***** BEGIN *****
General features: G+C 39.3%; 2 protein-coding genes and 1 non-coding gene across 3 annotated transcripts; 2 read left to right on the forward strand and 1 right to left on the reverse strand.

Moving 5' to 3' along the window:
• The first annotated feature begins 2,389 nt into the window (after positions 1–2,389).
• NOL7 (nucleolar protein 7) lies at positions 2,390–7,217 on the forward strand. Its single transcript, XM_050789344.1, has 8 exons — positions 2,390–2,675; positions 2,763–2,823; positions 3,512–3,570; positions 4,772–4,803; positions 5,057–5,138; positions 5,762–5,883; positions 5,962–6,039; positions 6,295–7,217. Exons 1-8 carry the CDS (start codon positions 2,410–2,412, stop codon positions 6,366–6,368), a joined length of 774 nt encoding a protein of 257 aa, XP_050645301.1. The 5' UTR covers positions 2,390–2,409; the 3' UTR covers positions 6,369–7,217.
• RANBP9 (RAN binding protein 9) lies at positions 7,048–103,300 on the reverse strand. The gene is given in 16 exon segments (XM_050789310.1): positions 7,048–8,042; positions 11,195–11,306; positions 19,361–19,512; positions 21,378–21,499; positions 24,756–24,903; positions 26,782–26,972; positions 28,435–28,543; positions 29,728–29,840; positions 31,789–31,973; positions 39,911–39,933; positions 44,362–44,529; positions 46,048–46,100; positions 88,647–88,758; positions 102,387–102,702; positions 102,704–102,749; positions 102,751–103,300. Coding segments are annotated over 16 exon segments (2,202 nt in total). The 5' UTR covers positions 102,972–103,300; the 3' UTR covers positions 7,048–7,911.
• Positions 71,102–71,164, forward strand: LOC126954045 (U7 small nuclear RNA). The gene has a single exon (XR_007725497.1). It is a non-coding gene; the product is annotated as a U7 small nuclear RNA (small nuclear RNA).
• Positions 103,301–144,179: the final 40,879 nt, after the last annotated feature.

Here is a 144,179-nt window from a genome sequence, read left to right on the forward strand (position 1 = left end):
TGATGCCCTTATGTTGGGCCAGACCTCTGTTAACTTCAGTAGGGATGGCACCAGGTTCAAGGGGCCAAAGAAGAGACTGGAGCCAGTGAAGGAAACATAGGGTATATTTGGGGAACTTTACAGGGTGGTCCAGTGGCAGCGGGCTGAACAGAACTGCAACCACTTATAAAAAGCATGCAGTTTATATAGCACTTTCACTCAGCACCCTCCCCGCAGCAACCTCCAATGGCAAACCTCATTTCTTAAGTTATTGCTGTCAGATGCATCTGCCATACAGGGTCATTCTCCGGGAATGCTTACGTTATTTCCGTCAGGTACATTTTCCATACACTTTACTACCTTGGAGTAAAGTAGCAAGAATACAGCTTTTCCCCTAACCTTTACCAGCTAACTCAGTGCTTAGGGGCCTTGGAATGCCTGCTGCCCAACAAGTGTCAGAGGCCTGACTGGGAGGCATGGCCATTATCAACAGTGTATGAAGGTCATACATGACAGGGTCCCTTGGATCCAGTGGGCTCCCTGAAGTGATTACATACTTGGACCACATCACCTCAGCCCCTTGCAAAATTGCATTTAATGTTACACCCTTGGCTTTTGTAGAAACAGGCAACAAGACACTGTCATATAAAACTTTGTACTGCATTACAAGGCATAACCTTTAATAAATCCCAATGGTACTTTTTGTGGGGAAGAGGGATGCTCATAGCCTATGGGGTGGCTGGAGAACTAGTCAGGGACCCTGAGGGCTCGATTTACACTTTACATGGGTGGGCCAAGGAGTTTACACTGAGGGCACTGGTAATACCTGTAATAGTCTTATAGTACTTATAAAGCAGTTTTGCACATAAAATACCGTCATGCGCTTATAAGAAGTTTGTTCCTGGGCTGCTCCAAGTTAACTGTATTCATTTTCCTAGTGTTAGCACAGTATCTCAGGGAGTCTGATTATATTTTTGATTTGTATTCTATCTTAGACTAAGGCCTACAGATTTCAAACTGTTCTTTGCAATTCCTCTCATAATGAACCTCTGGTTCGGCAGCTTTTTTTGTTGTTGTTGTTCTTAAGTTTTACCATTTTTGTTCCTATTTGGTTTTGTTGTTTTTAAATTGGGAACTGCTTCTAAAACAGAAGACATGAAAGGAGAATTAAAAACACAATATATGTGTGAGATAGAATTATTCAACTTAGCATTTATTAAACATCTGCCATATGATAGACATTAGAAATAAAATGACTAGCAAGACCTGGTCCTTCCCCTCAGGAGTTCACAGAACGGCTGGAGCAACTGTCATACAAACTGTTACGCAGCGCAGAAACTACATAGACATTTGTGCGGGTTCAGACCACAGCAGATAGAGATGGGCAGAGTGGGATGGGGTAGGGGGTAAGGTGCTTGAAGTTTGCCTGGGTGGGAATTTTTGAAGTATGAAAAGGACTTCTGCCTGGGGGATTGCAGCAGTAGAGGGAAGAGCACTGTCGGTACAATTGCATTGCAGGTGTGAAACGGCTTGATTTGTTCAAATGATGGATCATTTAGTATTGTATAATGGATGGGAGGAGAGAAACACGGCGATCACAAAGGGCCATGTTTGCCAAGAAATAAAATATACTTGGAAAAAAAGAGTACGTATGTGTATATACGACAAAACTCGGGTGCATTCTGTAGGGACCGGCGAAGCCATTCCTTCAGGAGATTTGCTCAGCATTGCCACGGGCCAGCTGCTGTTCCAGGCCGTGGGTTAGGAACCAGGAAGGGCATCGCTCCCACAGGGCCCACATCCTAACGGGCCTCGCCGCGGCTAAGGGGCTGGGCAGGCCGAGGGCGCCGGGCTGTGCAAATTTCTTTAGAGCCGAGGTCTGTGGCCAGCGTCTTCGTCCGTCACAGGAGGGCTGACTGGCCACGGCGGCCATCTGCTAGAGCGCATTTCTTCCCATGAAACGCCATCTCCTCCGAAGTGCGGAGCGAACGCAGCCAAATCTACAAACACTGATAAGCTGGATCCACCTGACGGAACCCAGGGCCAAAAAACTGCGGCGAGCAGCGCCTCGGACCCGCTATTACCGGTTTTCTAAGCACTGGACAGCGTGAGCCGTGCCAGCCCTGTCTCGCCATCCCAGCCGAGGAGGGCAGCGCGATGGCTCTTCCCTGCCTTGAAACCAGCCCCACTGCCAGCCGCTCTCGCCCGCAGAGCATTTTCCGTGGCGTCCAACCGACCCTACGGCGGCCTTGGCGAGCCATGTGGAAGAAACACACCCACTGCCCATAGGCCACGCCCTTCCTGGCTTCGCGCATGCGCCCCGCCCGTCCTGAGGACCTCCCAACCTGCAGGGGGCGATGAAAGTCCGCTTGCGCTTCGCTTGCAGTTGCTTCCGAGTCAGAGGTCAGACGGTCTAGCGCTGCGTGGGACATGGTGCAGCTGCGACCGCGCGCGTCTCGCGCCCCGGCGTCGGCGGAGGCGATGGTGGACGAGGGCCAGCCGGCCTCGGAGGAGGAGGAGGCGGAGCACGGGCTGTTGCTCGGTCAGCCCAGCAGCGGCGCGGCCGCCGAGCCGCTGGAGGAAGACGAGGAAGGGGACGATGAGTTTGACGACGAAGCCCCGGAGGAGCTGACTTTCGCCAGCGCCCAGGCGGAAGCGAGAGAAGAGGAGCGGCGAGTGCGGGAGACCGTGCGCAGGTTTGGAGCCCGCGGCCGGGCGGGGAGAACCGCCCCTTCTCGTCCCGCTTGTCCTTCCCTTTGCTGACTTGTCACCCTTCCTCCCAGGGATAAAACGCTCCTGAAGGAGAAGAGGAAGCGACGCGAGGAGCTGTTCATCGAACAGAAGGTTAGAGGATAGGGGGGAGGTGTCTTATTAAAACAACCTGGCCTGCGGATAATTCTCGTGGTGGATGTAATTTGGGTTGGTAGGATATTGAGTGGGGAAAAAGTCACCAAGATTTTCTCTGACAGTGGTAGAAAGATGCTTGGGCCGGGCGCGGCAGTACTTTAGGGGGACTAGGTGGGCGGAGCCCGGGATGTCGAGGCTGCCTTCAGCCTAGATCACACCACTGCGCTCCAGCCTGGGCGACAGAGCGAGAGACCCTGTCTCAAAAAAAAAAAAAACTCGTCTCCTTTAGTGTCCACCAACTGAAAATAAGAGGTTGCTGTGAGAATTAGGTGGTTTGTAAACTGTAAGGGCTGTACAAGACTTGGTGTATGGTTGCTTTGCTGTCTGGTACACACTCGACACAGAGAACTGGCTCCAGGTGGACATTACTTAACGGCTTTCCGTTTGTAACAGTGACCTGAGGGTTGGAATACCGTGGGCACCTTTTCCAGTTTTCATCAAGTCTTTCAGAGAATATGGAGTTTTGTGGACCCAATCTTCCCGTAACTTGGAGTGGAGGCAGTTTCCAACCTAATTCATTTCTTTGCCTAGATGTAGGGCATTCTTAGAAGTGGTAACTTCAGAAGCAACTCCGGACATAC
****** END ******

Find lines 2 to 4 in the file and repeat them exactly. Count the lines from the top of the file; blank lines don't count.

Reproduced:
Moving 5' to 3' along the window:
• The first annotated feature begins 2,389 nt into the window (after positions 1–2,389).
• NOL7 (nucleolar protein 7) lies at positions 2,390–7,217 on the forward strand. Its single transcript, XM_050789344.1, has 8 exons — positions 2,390–2,675; positions 2,763–2,823; positions 3,512–3,570; positions 4,772–4,803; positions 5,057–5,138; positions 5,762–5,883; positions 5,962–6,039; positions 6,295–7,217. Exons 1-8 carry the CDS (start codon positions 2,410–2,412, stop codon positions 6,366–6,368), a joined length of 774 nt encoding a protein of 257 aa, XP_050645301.1. The 5' UTR covers positions 2,390–2,409; the 3' UTR covers positions 6,369–7,217.